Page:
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A Long, Slow Christmas

December 19 2018
December 19 2018

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In our culture, it is an uphill climb to embrace a long, slow Christmas season. It is hard to pause and soak in the spirit of Advent, the “waiting” for Christmas. My children gleefully count down the days until Christmas, while I attempt to live in the tension between their excitement and anticipation and my own worries and to-do lists. As I encourage Redeemer’s parents today, I am really preaching to myself!

It is easy to load ourselves down with self-imposed strain and guilt about things we think are important in order for Christmas to happen, not to mention the pressure to make it “magical.” When we say we want to prepare Him room, we often behave as if this were first a matter of preparing our homes and running errands, overlooking the state of our hearts all cluttered with our concerns and burdens, and leave no room for the King of kings to enter our messiness. How do we point our children to this Rescuer in a season we ourselves struggle to navigate with quiet hearts?   

Practically, we can slow time down in small ways with Advent readings, the singing of Christmas hymns, the lighting of candles, and telling of the Hope that is to come. It also helps to remember that Christmas Day is not the end of this season! The church calendar provides us an opportunity to hold the miracle of Christ’s birth in our hearts well past December 25.

Just as Advent culminates in Christmas, Christmas culminates in Epiphany. The main theme of Epiphany is Jesus as the light of the world, revealed to all nations, including the Gentiles. Jesus is revealed to us and we celebrate his coming for all people, for all nations on this special day.  If you haven’t contemplated including this date and season in your traditions, consider how you might highlight it in your own family this year, when the parties and school events and preparations of this busy week before Christmas have passed.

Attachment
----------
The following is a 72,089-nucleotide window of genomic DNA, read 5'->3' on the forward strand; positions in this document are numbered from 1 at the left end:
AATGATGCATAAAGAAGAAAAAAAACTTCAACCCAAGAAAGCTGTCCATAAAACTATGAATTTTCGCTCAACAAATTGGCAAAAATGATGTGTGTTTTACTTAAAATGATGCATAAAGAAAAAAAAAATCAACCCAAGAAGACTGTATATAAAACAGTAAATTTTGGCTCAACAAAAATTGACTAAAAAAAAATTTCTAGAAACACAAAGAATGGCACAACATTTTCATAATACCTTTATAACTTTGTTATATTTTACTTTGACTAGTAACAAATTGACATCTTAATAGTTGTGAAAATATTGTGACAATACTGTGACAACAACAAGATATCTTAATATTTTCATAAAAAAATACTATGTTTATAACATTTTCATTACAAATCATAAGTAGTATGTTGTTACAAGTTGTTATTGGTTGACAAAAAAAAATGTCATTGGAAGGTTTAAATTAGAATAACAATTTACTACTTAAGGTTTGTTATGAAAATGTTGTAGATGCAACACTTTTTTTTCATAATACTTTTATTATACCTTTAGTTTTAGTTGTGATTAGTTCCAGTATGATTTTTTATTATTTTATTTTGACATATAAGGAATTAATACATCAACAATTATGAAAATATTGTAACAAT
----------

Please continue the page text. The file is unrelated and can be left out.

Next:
A long, slow Christmas won’t come naturally. During this season of waiting, we must make a conscious effort to reflect, rethink our priorities, and receive forgiveness fresh for our weary souls. To spend the days leading up to Christmas like this is profoundly countercultural, but it will serve us and our children well.

If you’re feeling harried and fretful this time of year, remember that there is still time, and that the waiting and celebration is joyful not because of our own efforts, but because of the One who has come. God will use even the seemingly minor things we do now to make a significant impact long term in our children’s hearts as we celebrate His gift to us.


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